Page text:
The Presidential Election is a chance for a national rebirth. It's a quadrennial right of passage giving Americans the chance, nay the obligation to exercise their right to vote for the candidate who best represents their interests. At least that's the way the process is sold to the masses. Famed international investor Jim Rogers isn't quite so sure.
"A pox on both their houses as far as I'm concerned," says Rogers, paraphrasing the Bard. "I will vote the protest vote. I nearly always vote the protest vote."
Rogers isn't an America basher but a citizen who feels apart from the economic policies pursued by his country. He casts a ballot for none of the above because he doesn't think President Obama or Mitt Romney can rebuild the nation's flagging economy.
In terms of fiscal and all other policies, Rogers sees one major difference between the two candidates: "One is from Boston and the other is from Chicago," he states.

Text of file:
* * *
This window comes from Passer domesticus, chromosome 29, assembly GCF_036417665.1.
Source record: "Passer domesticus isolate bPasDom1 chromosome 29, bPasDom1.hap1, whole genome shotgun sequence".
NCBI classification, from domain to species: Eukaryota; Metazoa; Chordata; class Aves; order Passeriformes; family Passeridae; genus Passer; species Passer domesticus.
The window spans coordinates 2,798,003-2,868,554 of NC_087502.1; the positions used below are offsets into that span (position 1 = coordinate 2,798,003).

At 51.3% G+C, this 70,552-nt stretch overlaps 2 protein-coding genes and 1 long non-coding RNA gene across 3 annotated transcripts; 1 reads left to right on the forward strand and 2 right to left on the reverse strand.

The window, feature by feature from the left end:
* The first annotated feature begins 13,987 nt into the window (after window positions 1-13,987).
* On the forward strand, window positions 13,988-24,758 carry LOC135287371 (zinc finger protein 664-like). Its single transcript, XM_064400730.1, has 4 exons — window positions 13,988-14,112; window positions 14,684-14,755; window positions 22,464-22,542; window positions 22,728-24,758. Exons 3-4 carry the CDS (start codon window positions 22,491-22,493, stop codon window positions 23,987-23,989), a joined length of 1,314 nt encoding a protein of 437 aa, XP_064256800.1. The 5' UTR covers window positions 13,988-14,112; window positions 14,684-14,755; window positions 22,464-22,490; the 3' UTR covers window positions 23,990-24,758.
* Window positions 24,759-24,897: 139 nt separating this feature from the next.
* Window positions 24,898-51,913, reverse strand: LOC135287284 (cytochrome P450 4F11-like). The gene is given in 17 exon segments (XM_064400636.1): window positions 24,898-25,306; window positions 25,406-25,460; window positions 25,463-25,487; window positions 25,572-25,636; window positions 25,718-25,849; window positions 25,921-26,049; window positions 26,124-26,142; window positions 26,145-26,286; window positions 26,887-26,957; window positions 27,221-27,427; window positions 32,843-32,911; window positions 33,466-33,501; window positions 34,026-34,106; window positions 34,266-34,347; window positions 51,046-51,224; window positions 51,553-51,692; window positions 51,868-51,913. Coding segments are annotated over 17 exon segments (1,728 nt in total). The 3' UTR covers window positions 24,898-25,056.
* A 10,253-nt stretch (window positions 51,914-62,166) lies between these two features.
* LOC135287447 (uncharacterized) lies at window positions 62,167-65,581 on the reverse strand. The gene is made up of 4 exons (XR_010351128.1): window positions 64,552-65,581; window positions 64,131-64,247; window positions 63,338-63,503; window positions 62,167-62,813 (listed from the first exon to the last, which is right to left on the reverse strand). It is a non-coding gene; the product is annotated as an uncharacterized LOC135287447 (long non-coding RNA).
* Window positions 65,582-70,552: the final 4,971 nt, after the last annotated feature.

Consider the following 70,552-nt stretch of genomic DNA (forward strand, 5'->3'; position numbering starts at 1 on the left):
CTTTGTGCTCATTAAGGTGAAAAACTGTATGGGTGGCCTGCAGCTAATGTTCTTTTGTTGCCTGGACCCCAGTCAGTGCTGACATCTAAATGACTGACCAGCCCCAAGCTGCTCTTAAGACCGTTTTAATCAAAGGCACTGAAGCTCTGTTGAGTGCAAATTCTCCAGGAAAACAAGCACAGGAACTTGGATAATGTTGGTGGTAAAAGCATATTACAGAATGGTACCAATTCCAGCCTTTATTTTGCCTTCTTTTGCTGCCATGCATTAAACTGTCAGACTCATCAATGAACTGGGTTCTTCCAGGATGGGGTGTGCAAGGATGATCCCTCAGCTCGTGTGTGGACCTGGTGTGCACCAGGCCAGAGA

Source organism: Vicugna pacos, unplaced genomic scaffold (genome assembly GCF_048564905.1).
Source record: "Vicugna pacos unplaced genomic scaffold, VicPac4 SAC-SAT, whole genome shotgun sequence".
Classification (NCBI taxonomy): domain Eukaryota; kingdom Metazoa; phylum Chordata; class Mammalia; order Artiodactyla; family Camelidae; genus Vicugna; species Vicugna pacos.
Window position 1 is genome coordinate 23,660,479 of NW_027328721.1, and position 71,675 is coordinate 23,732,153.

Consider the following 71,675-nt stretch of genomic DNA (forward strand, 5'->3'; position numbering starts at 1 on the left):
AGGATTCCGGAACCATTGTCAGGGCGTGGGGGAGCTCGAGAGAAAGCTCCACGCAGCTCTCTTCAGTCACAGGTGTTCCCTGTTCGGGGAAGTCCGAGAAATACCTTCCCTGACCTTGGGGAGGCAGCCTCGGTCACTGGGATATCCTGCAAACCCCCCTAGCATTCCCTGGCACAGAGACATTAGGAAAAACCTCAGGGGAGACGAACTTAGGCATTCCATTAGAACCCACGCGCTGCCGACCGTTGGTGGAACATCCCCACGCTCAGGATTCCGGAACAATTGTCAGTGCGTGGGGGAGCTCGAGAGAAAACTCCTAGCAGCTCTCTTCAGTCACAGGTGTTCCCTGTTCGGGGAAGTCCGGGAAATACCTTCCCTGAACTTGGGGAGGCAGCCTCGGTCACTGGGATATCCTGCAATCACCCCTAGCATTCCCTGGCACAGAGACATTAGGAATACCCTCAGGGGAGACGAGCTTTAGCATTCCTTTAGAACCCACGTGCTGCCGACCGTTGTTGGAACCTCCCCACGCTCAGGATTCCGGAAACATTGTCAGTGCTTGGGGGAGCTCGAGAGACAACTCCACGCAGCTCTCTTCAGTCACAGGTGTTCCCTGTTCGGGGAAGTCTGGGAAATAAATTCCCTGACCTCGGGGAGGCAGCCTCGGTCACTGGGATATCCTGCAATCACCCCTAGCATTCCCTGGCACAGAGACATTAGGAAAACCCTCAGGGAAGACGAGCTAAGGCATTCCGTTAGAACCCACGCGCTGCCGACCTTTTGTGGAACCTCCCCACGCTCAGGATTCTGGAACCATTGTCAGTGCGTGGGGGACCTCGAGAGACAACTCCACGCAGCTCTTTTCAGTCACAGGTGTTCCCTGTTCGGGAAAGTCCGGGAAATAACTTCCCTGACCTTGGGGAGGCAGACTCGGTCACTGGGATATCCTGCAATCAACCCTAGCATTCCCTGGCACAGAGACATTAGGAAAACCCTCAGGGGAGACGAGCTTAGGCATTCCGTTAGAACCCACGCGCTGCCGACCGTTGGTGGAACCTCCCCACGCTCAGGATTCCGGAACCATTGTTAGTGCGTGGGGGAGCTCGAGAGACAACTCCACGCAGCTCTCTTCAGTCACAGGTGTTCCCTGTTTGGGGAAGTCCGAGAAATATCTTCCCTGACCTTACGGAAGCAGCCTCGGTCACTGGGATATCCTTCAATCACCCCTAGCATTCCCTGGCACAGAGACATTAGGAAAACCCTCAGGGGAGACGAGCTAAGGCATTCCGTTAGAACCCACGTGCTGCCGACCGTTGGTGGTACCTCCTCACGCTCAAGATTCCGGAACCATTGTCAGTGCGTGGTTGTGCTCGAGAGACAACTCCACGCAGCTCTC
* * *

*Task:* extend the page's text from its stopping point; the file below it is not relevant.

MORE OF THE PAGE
The Fiscal Cliff and Taxes
The vaunted Fiscal Cliff set to take place at the beginning of 2013 worries Rogers but only as part of a greater decline of the nation. The notion of cutting some spending has limited appeal, but jacking up taxes is anathema to him. "Raising taxes is always bad for any economy throughout history," he says.
Not that it matters in regards to The Cliff. The option of allowing an arbitrary deadline to send the nation into the abyss or setting a disciplined budget are each unthinkable to political animals. That being the case Washington will do what it always does when faced with tough choices; it'll go off the menu and simply stall for more time. (See related: Bernanke Hasn't Done Anything Right as Fed Chief: Jim Rogers)
Which brings us full-circle, back to Rogers and his protest vote. He's a fiscal conservative in a centrist nation, leaving him a man without a candidate.
"I will repeat to you again; I will not vote for either one of them," he states. "I will vote the protest vote because all of them have gotten us into this situation."